10 January 2019
Stock markets around the world recorded significant falls in value during 2018. But is it all bad news for investors? We try to remain positive, as usual!
A financial adviser was telling me last week about one of his clients who, having experienced eight years of growth on his investments had decided on 2 January to switch most of them to cash. The adviser tried to dissuade him, saying that he should have done that back in September. Doing it now would just crystallise a loss. If only we had that infallible crystal ball!
This prompted me to check my pension fund and ISAs which, I found, had decreased in value by 2½% on average during 2018. Not too bad, I thought, considering the gains of previous years. But I felt compelled to check what I could have achieved, or suffered if my money had been invested elsewhere. Had I put everything in a Building Society I might have earned interest of 1½%. To get more I would have had to tie it up for 3 to 4 years – not conducive to accessibility or flexibility. If I had bought gold I would have lost only 2%. But if you look at the world’s main stock markets the damage caused by political uncertainty in 2018 has been immense. One of the worst performers was the FTSE 250 which fell by 15%. The FTSE 100 went down by 11.5%. In spite of Mr Trump rashly claiming just a few weeks ago that the value of the Dow Jones illustrated the success of his administration it ended the year 7.4% down.
But is this damage as bad as it seems? Had I held the ‘average’ share quoted on the London Stock Exchange at the beginning and the end of the year it would have lost 11½%, but this loss would have been partly offset by the dividends I received. And this points to another mitigating factor, price/earnings ratio, or the income stream received from a share relative to its market price. In fact, unless I am no more than a short-term speculator, I want to maximise the PE ratio – I want to generate a higher income for a smaller investment. I will, therefore, see a slump in value as an opportunity to acquire more of those income-generating shares at a bargain price. A colleague of mine frequently tells me that in Mandarin the word ‘crisis’ is represented by two symbols meaning ‘danger’ and ‘opportunity’. It’s a shame that this is apparently untrue, because the concept expresses very succinctly the situation of investors as we begin 2019.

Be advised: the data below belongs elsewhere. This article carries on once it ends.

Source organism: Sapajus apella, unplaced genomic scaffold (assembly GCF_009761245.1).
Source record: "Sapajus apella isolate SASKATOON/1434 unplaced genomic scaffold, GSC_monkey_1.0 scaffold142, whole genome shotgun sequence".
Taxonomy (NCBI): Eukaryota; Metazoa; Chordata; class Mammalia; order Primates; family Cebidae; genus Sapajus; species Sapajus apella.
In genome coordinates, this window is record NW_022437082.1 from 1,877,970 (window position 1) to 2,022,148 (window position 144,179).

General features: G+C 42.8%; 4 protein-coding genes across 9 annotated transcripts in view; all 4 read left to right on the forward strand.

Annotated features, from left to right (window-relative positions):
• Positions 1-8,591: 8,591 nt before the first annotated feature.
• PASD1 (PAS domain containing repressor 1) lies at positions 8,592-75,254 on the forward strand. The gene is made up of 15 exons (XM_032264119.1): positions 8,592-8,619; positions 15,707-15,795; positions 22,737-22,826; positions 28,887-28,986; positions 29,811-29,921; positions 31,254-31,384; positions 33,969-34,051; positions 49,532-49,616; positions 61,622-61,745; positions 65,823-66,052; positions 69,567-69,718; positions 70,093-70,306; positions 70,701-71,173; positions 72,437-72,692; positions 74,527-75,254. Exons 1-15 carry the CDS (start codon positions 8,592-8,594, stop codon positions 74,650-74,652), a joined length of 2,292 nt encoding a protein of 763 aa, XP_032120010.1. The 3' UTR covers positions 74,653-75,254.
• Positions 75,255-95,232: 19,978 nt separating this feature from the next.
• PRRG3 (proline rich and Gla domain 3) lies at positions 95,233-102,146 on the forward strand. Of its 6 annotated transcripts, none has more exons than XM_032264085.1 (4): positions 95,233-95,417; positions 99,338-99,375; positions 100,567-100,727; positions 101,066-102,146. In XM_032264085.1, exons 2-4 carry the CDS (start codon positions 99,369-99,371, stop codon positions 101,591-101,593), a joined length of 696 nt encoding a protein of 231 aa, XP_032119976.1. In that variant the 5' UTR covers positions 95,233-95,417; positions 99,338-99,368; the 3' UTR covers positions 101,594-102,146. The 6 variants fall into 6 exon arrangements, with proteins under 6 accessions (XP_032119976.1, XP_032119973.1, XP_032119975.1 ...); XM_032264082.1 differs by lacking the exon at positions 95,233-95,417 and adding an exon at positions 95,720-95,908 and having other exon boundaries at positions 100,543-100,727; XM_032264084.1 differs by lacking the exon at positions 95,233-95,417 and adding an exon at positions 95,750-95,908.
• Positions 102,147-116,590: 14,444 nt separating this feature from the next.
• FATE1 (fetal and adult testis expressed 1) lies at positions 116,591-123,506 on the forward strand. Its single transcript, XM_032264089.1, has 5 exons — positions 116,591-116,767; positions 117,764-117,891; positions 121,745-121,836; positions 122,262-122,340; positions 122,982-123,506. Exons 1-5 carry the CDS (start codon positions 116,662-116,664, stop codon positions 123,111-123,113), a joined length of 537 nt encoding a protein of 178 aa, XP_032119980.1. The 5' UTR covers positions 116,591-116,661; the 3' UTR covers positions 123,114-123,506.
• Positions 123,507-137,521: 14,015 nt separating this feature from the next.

What risks will you take?
At this point, I must stress that this blog in no way comprises investment advice. If you need advice you must consult your regulated financial adviser, and if you don’t have one we can introduce one to you of course. I mention this because Financial Advisers are obliged to ascertain your attitude to risk and long-term objectives before recommending any investment portfolio. The investor who bets on price-rises or falls in stocks or any type of commodity has an aggressive or even speculative attitude to risk. At the other end of the spectrum is the very conservative investor who leaves all his investments in cash, or shall we say, bank deposits. Even these investors will have lost money in 2018 as inflation has outstripped interest rates. Most folk fall somewhere between these extremes and will have a mixed portfolio. The important point, however, is that one bad year should in no way alter your risk profile. In assessing your attitude to risk you have already factored in the occasional bad year, so you need to stick with it.
What will change your attitude to risk is a significant life-changing event, or the anticipation of one. For example retirement, marriage, the arrival of a first child, or sadly the loss of a loved one. Those who for instance are obliged in early 2019 to cash-in a pension scheme on retirement may suffer from the plunge in share prices, but assuming that their retirement was planned their risk profile should have been altered some time ago and a move to something less volatile should have been implemented.
So my point is: let’s welcome this stock market drop and the others that will no doubt occur during the year ahead. They will all present canny investment fund managers with opportunities that will work in our favour in the long term. Just sit back and enjoy the ride, because with Brexit, Trump’s trade wars, budget crises in the Euro Zone and the disruptive rise of populism it’s going to be exciting!